CHICOS developed a Europe-wide strategy for mother-child cohort research by evaluating current birth cohort data across Europe and comparing alternatives for future strategies. CHICOS has shown that the groundwork now exists for ongoing birth cohort research in Europe including more than 500,000 mother-child pairs which can lead to scientific advances of great relevance to European child health policy making. CHICOS recommends establishing a collaborative European Birth Cohort infrastructure, using data from existing and new cohorts. Such a cohort will lead to a permanent, Europe-wide data resource containing longitudinal, individual-level information about child health in Europe. It will provide key statistics on child health and determinants to enable health surveillance and to provide rapid responses to knowledge gaps that have to be tackled to inform policies.
In the last two decades, a number of new pregnancy and birth cohorts have been established in Europe which share the purpose to follow participants from the intrauterine period, throughout childhood and adolescence into early adulthood. There are several unique features of the birth cohort study design that make it particularly important as a contribution to understand the causes of disease and ill-health. Cohort studies have been particularly important in establishing causal relationships in areas where for practical or ethical reasons randomised controlled trials are not possible, such as maternal cigarette smoking, foetal and infant growth, or environmental toxin exposure. However, data are, by nature, fragmented across cohorts and improved coordination at European level is needed to take full advantage of this important infrastructure of existing cohorts.
CHICOS aimed to develop an integrated strategy for mother-child cohort research through the coordination of important European birth cohorts.
CHICOS compiled an inventory of all birth cohorts in Europe. This shows that the number of birth cohorts exceeds 70 and they encompass more than 500,000 children (Larsen et al, 2013; Figure 1). Most cohorts were located in Northern and Western Europe, though all regions of Europe have birth cohorts that are suitable for research purposes. The inventory, including an overview of the data collected by these cohorts can be found at www.birthcohorts.net, a webpage that aims to make relevant basic information available to the public, to stakeholders and to researchers in order to increase the scientific exploitation of these valuable data as well as facilitate collaboration and comparative analyses between the studies.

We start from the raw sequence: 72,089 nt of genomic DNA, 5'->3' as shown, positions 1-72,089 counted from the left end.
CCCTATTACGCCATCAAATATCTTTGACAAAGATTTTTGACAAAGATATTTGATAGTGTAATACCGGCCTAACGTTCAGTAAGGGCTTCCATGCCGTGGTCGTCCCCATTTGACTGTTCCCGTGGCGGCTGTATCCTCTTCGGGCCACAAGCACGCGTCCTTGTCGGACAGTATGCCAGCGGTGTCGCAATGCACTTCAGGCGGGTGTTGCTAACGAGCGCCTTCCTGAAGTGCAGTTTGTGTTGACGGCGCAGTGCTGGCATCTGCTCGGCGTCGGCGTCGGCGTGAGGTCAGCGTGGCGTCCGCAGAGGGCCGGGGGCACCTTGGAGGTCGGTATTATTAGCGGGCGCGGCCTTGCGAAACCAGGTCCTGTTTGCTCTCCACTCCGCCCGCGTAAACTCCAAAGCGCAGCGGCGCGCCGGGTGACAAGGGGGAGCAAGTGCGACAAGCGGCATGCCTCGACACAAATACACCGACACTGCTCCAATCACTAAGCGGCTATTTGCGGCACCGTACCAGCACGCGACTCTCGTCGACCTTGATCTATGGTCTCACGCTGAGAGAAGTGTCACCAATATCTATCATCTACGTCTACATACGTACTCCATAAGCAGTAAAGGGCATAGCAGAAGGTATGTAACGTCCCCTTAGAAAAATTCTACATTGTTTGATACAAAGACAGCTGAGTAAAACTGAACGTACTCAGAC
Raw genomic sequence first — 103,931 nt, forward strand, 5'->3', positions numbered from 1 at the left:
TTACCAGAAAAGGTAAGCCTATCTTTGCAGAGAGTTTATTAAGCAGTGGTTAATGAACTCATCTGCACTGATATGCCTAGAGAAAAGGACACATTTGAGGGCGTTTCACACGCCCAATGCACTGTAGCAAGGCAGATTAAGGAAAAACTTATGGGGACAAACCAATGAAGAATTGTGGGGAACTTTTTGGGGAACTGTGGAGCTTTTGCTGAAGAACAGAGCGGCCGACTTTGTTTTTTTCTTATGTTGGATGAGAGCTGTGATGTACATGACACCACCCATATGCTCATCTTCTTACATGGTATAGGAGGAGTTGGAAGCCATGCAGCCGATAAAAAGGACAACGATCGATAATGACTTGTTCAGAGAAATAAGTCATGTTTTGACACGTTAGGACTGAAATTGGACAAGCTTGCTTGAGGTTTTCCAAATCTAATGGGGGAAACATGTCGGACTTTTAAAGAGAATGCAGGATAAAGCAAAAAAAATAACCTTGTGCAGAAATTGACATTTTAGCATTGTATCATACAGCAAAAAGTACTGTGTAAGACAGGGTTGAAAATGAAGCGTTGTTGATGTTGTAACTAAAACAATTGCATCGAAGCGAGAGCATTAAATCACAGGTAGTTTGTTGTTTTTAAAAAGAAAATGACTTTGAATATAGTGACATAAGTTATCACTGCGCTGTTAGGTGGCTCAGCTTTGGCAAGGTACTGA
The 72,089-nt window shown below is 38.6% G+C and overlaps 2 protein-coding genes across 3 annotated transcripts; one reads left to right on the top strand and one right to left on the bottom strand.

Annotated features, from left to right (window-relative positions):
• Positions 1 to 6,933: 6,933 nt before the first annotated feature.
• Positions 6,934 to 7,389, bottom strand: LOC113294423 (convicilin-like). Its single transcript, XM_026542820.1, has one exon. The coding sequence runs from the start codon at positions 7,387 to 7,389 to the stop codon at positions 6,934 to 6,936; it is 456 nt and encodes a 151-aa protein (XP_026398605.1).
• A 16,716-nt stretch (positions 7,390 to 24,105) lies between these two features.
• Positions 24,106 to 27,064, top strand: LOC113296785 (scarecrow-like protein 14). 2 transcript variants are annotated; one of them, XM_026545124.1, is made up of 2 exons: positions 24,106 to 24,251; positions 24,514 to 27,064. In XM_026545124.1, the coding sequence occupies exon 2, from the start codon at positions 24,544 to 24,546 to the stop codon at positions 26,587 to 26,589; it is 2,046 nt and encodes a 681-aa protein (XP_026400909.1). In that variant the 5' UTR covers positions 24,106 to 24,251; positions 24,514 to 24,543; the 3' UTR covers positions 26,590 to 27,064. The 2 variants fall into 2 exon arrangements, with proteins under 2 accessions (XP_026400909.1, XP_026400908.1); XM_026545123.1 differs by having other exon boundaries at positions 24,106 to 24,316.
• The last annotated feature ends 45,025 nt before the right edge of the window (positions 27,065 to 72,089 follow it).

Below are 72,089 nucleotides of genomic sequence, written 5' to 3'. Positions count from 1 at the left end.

Further, CHICOS evaluated available data on health outcomes (working groups, WGs, on birth outcomes, asthma, respiratory health and allergies, growth and obesity, neurodevelopment, injuries, cancer, and infections) and determinants (WGs on social, dietary, life-style, environmental, and genetic factors) in the European birth cohorts, identifying common gaps such as lack of studies in Eastern Europe and minority populations, lack of harmonization in methods, and lack of follow-up in older children (http://www.chicosproject.eu/pubs-docs/). CHICOS carried out 8 studies on important public health issues in which data from many birth cohorts have been combined successfully to give larger analysis populations and thus more conclusive findings than those based on single cohorts
Based on the evaluations, CHICOS has prepared a strategic document recommending the establishment of a collaborative European Birth Cohort infrastructure, using data from existing and new cohorts (http://www.chicosproject.eu/pubs-docs/2013/05/23/chicos-strategic-document/). It would include a database platform, data sharing and harmonisation rules, biobank access guidelines, exchange of methods and expertise – resulting in more efficient use of existing and newly established cohorts. This will lead to permanent Europe-wide data resource containing longitudinal, individual-level information about child health in Europe.
CHICOS has already strengthened collaboration amongst mother-child cohort studies throughout Europe. New cohorts continue to express interest in participation. This shows that CHICOS has built the groundwork for ongoing birth cohort research in Europe including more than 500,000 mother-child pairs which can lead to scientific advances of great relevance to European child health policy making.
In fact, currently there is no common European database with prospective, individual-level, data on child health and determinants. The infrastructure recommended by CHICOS will provide key statistics on child health and determinants to enable health surveillance and to provide rapid responses to knowledge gaps that have to be tackled to inform policies.